W24: Can you tell me about the first musical instrument you learned to play? and what do you play today?

Martin Kail

Martin Kail, lead character of 24: Conspiracy

JM: That's a very good question *chuckles* Like I said, the very first instrument was a ruler with some rubber bands stretched across it *laughs* and I played the Beatles songs on the radio. That was my first instrument, then I moved on to piano. Picked up the bass, the contrabass, and the electric bass. Also played a variety of keyboards. I had a Wurlitzer electric piano. I used to get a lot of sounds out of my Wurlitzer with all my guitar pedals. I picked up the trumpet around 14. I played the trumpet until I was like 22; played it into college. Of course, piano, although I'm not really a pianist. I admire my composer brethren, especially Bear McCreary, who performs live in concert, God bless him! That must be so much fun, to be able to do that!

What I play now is a multi-core, hot-rodded Macintosh *chuckles* That's where I create all my music. And from time to time I still play bass. Sometimes I play drums. I have various percussion instruments. I love playing bass, although today I play a really cool riff, I save that, and I take all my cool riffs, and edit them together, and it sounds like a great bass part. But I would not lend myself out as a session player, let's put it that way. I remember hearing something that [multi-instrumentalist and composer] Junkie XL says, he says that about his guitar playing, he's really good at playing fragments and then in ProTools, he makes it all happen. And hey, there's nothing wrong with that. The finished product is what's key.

W24: You started working in Hollywood as an orchestrator. What were some of the challenges starting in the film and TV industry?

JM: Good question. Challenges, that's an understatement. I was still studying music at UCLA, and studying privately with a gentleman by the name of Dr. Albert Harris. Also studied at UCLA with film composer David Raksin, who was a very famous Academy Award winning composer. There wasn't really a film composing program at UCLA. They had kind of just a lecture series basically. My real film education came from Dr. Albert Harris, who was actively working in the industry at the time. I learned a great deal from him. Probably for two years straight I studied with him, on my last year of college and then when I was out of college.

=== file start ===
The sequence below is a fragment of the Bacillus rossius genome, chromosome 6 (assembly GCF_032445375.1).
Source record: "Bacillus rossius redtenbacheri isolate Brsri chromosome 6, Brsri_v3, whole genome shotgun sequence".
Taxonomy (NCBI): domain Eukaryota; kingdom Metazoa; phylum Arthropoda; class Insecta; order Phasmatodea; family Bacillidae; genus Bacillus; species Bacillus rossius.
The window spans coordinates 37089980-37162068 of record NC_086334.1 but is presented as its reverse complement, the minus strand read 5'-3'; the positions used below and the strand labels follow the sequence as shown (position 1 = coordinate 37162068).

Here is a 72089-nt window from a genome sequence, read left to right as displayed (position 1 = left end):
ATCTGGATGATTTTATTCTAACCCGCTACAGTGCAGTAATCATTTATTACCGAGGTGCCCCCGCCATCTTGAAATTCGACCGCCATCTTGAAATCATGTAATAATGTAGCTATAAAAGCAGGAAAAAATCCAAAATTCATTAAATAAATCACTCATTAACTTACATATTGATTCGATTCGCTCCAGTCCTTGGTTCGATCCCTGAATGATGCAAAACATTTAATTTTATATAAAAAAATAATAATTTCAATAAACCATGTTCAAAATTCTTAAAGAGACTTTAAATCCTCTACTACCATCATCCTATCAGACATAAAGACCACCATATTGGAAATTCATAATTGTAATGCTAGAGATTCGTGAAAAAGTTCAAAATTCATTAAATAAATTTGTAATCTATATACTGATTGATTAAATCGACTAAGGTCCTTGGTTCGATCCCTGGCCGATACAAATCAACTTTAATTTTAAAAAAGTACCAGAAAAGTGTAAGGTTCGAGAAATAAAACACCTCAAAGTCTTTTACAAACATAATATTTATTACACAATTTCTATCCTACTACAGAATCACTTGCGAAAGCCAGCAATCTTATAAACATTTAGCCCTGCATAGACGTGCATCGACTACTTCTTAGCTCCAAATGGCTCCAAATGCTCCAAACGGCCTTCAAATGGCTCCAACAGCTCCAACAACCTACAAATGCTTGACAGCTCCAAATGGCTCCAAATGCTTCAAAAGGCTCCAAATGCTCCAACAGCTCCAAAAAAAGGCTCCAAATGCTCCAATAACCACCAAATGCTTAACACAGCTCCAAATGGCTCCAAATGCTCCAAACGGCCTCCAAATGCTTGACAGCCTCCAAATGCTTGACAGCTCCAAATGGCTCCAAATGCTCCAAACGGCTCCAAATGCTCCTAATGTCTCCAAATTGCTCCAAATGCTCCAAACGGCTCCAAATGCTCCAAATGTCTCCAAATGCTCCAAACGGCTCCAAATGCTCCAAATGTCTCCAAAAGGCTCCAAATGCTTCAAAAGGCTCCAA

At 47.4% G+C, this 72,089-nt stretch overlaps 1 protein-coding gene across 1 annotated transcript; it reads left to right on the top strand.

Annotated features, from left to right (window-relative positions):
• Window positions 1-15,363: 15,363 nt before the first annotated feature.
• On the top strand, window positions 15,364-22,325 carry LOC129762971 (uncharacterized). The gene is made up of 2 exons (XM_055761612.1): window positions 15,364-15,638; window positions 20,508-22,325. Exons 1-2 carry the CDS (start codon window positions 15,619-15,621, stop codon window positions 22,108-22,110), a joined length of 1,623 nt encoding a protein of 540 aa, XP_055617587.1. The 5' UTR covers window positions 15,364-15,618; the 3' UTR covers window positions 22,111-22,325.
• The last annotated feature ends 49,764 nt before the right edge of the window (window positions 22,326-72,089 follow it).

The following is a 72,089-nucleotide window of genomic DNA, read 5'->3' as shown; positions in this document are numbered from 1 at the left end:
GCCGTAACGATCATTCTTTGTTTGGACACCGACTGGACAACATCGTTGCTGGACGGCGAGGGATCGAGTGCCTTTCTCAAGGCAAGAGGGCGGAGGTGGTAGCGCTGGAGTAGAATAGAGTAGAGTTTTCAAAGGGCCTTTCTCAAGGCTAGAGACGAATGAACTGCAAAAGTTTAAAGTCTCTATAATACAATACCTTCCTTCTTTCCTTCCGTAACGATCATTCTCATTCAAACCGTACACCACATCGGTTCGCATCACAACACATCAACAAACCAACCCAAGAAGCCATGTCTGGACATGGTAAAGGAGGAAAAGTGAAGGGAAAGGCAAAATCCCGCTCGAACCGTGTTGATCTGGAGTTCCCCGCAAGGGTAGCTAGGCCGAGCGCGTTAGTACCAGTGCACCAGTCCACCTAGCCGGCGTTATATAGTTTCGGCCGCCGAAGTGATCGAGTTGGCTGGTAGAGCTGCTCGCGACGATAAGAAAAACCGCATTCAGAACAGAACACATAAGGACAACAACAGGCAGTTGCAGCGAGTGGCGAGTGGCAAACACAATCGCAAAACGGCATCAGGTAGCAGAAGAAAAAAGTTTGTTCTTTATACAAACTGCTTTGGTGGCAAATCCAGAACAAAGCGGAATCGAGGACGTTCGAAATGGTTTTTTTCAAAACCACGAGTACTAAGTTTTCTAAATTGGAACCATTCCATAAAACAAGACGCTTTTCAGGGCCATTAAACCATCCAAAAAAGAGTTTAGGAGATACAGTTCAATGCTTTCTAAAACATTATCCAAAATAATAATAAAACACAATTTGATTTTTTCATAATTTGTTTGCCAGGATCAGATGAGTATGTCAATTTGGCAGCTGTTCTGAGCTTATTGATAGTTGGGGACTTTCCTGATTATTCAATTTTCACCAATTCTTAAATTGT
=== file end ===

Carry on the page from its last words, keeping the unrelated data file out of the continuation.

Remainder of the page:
But while I was in college, I think I was in my last year, I was aggressively trying to get to work as an orchestrator with other composers. I was able to get the composer Jerry Fielding and David Rose to return my phone calls. My teacher Dr. Albert Harris was well known in the industry, very well respected. He would basically tell me "You're at a point where you should start working with guys that are really established. Here is the number of David Rose, here is the number of Jerry Fielding. Tell them that I told you to look them up". Jerry Fielding I worked for about a year and a half before he passed away, he passed away far too soon. David Rose, I worked for about two years on a TV series called Little House on the Prairie! I just did little tiny cues, little tiny things, 15 seconds, a little 5 second stinger, anything! I was so happy to work with them.

Needless to say, I caught the bug. I realized that I'm going to have to find people about my own age, that are up and coming, that are filmmakers. So that was the big challenge after you work with established people that they have all their established clientele, so to speak. I needed someone basically in my same set of circumstances, that are working their way up. So I managed to strike relationships with a variety of filmmakers, which I think leads into your next question.

W24: Killer Klowns from Outer Space was one of your first composing assignments. I saw an interview on YouTube where you speak with great passion about it.[2] How would you describe the experience of working in that film?

JM: It was the first film I felt brought me back to that time when I was 7 years old and looking at the triple feature, and wanting to do that kind of music again. I was able to do that kind of music that I saw in Journey to the Center of the Earth, and The Time Machine, and Mysterious Island. I was able to do that in Killer Klowns from Outer Space! And I was in great company because the Chiodo Brothers spoke that language. They grew up on those films, monster films, sci-fi.

And yes, I speak very passionately about Killer Klowns from Outer Space because it was like the perfect storm creatively. Getting to work with the Chiodo Brothers on something completely different. There wasn't a movie like it at all. Well, you could probably say, because around that time Tim Burton came out with Beetlejuice. Which was a quirky sci-fi, horror genre – actually that wasn't sci-fi – it was a quirky horror genre that people were attracted to. And I saw this as a similar direction, or a similar genre so to speak. I just put my all into it from the composing standpoint. And there are plans to record it in a much different way. Stay tuned for that.

W24: People love the sci-fi genre, which is why Killer Klowns became a beloved cult classic. However, a lot of people don't seem to tune in to the sci-fi genre. As someone who was instrumental in the branding of Killer Klowns, what would you say to both groups of people?